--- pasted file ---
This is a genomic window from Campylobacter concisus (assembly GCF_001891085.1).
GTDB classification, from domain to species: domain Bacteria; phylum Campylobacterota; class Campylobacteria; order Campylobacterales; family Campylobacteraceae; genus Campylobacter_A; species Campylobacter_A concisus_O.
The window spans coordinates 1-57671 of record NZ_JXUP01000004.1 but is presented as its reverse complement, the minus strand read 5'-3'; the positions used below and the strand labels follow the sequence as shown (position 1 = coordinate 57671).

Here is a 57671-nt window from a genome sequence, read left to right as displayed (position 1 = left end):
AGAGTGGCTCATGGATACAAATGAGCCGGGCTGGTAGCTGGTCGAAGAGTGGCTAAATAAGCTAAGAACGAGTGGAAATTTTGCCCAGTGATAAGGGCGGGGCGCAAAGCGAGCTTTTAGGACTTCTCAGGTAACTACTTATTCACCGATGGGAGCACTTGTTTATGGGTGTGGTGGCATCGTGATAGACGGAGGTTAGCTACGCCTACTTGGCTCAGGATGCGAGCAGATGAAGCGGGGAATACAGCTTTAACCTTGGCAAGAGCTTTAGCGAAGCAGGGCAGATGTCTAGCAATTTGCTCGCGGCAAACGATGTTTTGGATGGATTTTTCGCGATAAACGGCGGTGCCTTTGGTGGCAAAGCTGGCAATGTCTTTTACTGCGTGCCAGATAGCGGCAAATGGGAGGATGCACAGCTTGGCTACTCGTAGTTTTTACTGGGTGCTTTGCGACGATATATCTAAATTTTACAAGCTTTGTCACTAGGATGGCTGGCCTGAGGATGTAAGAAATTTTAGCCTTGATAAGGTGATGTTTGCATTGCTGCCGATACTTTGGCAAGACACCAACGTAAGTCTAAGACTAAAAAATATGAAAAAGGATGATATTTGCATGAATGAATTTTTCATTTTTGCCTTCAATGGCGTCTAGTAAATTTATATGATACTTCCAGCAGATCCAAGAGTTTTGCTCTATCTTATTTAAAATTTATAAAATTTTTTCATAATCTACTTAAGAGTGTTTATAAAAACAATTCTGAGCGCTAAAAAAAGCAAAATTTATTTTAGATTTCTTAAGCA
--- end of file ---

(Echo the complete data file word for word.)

This is a genomic window from Campylobacter concisus (assembly GCF_001891085.1).
GTDB classification, from domain to species: domain Bacteria; phylum Campylobacterota; class Campylobacteria; order Campylobacterales; family Campylobacteraceae; genus Campylobacter_A; species Campylobacter_A concisus_O.
The window spans coordinates 1-57671 of record NZ_JXUP01000004.1 but is presented as its reverse complement, the minus strand read 5'-3'; the positions used below and the strand labels follow the sequence as shown (position 1 = coordinate 57671).

Here is a 57671-nt window from a genome sequence, read left to right as displayed (position 1 = left end):
AGAGTGGCTCATGGATACAAATGAGCCGGGCTGGTAGCTGGTCGAAGAGTGGCTAAATAAGCTAAGAACGAGTGGAAATTTTGCCCAGTGATAAGGGCGGGGCGCAAAGCGAGCTTTTAGGACTTCTCAGGTAACTACTTATTCACCGATGGGAGCACTTGTTTATGGGTGTGGTGGCATCGTGATAGACGGAGGTTAGCTACGCCTACTTGGCTCAGGATGCGAGCAGATGAAGCGGGGAATACAGCTTTAACCTTGGCAAGAGCTTTAGCGAAGCAGGGCAGATGTCTAGCAATTTGCTCGCGGCAAACGATGTTTTGGATGGATTTTTCGCGATAAACGGCGGTGCCTTTGGTGGCAAAGCTGGCAATGTCTTTTACTGCGTGCCAGATAGCGGCAAATGGGAGGATGCACAGCTTGGCTACTCGTAGTTTTTACTGGGTGCTTTGCGACGATATATCTAAATTTTACAAGCTTTGTCACTAGGATGGCTGGCCTGAGGATGTAAGAAATTTTAGCCTTGATAAGGTGATGTTTGCATTGCTGCCGATACTTTGGCAAGACACCAACGTAAGTCTAAGACTAAAAAATATGAAAAAGGATGATATTTGCATGAATGAATTTTTCATTTTTGCCTTCAATGGCGTCTAGTAAATTTATATGATACTTCCAGCAGATCCAAGAGTTTTGCTCTATCTTATTTAAAATTTATAAAATTTTTTCATAATCTACTTAAGAGTGTTTATAAAAACAATTCTGAGCGCTAAAAAAAGCAAAATTTATTTTAGATTTCTTAAGCA